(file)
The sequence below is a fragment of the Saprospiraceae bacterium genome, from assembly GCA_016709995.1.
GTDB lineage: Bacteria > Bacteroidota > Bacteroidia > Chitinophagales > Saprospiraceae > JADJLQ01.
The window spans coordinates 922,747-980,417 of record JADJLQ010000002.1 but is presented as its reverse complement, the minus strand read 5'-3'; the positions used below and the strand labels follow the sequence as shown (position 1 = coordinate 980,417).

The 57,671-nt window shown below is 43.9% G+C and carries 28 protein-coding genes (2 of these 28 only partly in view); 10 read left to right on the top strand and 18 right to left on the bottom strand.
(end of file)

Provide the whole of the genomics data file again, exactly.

The sequence below is a fragment of the Saprospiraceae bacterium genome, from assembly GCA_016709995.1.
GTDB lineage: Bacteria > Bacteroidota > Bacteroidia > Chitinophagales > Saprospiraceae > JADJLQ01.
The window spans coordinates 922,747-980,417 of record JADJLQ010000002.1 but is presented as its reverse complement, the minus strand read 5'-3'; the positions used below and the strand labels follow the sequence as shown (position 1 = coordinate 980,417).

The 57,671-nt window shown below is 43.9% G+C and carries 28 protein-coding genes (2 of these 28 only partly in view); 10 read left to right on the top strand and 18 right to left on the bottom strand.